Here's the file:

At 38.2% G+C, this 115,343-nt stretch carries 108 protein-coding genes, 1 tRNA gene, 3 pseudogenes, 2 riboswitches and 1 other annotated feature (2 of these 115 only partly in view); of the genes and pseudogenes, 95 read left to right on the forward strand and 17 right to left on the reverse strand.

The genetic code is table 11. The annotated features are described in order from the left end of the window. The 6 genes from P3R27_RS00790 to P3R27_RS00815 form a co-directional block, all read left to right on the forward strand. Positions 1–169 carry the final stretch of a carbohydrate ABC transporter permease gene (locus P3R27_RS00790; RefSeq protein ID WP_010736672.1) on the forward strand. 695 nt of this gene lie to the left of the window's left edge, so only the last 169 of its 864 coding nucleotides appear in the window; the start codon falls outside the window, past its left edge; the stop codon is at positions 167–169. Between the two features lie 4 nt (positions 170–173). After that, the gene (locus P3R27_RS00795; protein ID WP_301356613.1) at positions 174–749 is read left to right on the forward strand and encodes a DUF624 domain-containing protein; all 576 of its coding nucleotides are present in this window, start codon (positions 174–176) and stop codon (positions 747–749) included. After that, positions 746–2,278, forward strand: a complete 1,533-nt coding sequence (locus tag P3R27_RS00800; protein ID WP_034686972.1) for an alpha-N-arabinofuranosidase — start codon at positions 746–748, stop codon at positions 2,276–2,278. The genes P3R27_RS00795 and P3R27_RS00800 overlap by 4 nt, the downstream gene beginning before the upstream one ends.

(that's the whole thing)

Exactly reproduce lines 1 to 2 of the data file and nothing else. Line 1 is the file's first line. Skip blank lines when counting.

At 38.2% G+C, this 115,343-nt stretch carries 108 protein-coding genes, 1 tRNA gene, 3 pseudogenes, 2 riboswitches and 1 other annotated feature (2 of these 115 only partly in view); of the genes and pseudogenes, 95 read left to right on the forward strand and 17 right to left on the reverse strand.

The genetic code is table 11. The annotated features are described in order from the left end of the window. The 6 genes from P3R27_RS00790 to P3R27_RS00815 form a co-directional block, all read left to right on the forward strand. Positions 1–169 carry the final stretch of a carbohydrate ABC transporter permease gene (locus P3R27_RS00790; RefSeq protein ID WP_010736672.1) on the forward strand. 695 nt of this gene lie to the left of the window's left edge, so only the last 169 of its 864 coding nucleotides appear in the window; the start codon falls outside the window, past its left edge; the stop codon is at positions 167–169. Between the two features lie 4 nt (positions 170–173). After that, the gene (locus P3R27_RS00795; protein ID WP_301356613.1) at positions 174–749 is read left to right on the forward strand and encodes a DUF624 domain-containing protein; all 576 of its coding nucleotides are present in this window, start codon (positions 174–176) and stop codon (positions 747–749) included. After that, positions 746–2,278, forward strand: a complete 1,533-nt coding sequence (locus tag P3R27_RS00800; protein ID WP_034686972.1) for an alpha-N-arabinofuranosidase — start codon at positions 746–748, stop codon at positions 2,276–2,278. The genes P3R27_RS00795 and P3R27_RS00800 overlap by 4 nt, the downstream gene beginning before the upstream one ends.